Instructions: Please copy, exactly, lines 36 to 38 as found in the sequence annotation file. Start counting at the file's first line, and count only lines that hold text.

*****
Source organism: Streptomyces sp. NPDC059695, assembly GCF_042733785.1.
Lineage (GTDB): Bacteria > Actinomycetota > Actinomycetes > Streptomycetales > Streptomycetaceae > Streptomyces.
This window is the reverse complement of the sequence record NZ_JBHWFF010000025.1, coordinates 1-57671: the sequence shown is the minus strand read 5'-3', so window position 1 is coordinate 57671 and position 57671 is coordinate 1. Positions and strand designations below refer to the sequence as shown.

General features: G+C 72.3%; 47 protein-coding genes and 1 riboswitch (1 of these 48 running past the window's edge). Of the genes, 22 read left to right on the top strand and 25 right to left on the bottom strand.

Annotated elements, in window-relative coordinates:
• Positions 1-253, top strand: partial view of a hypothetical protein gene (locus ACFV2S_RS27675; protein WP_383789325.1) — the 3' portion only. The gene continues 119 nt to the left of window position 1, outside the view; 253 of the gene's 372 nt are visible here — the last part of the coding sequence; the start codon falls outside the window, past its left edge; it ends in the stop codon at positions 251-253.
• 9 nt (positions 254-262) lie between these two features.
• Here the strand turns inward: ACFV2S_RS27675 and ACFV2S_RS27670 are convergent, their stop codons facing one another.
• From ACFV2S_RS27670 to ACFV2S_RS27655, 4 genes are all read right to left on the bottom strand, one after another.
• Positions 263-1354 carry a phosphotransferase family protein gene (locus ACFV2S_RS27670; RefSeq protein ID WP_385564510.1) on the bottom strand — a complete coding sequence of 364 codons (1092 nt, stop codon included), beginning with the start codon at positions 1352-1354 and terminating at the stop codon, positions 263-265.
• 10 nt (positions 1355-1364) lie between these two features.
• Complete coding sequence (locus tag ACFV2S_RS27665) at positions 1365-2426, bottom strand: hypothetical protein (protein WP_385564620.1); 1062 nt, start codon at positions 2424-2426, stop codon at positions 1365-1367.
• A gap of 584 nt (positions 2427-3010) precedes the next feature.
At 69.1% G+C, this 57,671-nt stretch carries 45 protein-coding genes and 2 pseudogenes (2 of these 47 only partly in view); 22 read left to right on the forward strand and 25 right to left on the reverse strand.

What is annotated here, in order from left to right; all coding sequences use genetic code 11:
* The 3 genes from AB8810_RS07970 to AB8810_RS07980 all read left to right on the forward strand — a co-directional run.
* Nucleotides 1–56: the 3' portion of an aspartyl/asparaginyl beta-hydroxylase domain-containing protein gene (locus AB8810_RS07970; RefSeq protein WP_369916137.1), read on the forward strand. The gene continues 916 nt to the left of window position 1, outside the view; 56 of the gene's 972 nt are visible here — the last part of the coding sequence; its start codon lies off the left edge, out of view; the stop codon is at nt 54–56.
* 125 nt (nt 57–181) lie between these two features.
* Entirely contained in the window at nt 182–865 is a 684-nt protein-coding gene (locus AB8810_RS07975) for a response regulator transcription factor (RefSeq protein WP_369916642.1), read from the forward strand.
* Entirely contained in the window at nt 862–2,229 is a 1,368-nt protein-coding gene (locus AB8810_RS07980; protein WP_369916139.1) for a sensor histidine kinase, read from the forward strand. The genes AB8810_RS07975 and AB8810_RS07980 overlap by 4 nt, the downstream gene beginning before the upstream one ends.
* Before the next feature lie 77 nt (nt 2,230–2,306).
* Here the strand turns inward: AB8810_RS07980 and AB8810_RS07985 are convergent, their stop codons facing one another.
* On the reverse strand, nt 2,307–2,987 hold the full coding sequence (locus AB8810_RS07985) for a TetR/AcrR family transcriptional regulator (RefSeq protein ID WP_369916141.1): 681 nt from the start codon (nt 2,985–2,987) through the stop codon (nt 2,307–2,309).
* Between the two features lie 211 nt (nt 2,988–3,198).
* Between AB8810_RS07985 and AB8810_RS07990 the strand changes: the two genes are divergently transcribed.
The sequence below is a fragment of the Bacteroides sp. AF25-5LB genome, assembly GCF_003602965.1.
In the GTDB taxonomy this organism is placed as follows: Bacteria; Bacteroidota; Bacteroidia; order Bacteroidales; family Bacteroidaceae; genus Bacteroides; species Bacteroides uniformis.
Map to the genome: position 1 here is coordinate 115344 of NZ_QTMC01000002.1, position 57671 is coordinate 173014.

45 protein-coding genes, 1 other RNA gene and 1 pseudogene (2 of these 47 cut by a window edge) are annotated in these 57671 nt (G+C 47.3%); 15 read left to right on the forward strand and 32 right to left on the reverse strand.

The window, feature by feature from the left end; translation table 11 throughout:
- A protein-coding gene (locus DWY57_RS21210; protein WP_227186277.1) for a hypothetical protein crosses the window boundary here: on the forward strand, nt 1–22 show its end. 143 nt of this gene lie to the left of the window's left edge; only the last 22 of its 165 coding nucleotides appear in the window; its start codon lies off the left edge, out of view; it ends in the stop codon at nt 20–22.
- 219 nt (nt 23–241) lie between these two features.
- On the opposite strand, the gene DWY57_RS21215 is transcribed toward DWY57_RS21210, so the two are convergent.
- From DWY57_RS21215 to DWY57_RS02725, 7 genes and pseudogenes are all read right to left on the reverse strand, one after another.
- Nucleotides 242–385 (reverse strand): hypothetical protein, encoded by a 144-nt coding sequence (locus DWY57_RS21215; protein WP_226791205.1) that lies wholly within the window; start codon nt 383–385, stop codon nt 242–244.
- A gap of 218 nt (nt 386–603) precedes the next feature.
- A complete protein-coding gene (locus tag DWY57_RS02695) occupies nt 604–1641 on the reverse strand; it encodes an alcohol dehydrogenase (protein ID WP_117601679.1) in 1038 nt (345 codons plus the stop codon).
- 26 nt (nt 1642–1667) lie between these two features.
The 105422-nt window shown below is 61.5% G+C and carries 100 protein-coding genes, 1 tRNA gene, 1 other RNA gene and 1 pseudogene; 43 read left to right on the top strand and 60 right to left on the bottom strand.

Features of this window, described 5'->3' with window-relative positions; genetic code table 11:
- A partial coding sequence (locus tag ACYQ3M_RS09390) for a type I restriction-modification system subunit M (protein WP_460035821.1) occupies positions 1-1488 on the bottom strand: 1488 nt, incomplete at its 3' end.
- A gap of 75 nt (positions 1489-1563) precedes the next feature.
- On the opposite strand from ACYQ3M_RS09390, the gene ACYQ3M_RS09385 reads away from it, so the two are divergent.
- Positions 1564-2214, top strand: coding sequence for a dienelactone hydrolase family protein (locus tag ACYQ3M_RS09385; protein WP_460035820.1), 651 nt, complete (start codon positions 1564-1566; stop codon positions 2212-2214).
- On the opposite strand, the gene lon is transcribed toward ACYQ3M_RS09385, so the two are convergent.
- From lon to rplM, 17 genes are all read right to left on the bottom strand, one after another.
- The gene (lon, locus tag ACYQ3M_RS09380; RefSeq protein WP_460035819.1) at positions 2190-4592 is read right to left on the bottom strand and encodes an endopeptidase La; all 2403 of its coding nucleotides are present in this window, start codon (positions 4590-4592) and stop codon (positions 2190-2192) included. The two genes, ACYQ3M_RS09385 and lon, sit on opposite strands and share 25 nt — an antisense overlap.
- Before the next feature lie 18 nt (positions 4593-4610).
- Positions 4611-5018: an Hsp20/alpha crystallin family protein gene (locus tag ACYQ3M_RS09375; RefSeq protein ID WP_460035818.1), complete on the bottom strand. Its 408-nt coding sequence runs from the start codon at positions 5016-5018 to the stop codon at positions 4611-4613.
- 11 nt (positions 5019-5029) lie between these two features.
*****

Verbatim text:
- A gap of 218 nt (nt 386–603) precedes the next feature.
- A complete protein-coding gene (locus tag DWY57_RS02695) occupies nt 604–1641 on the reverse strand; it encodes an alcohol dehydrogenase (protein ID WP_117601679.1) in 1038 nt (345 codons plus the stop codon).
- 26 nt (nt 1642–1667) lie between these two features.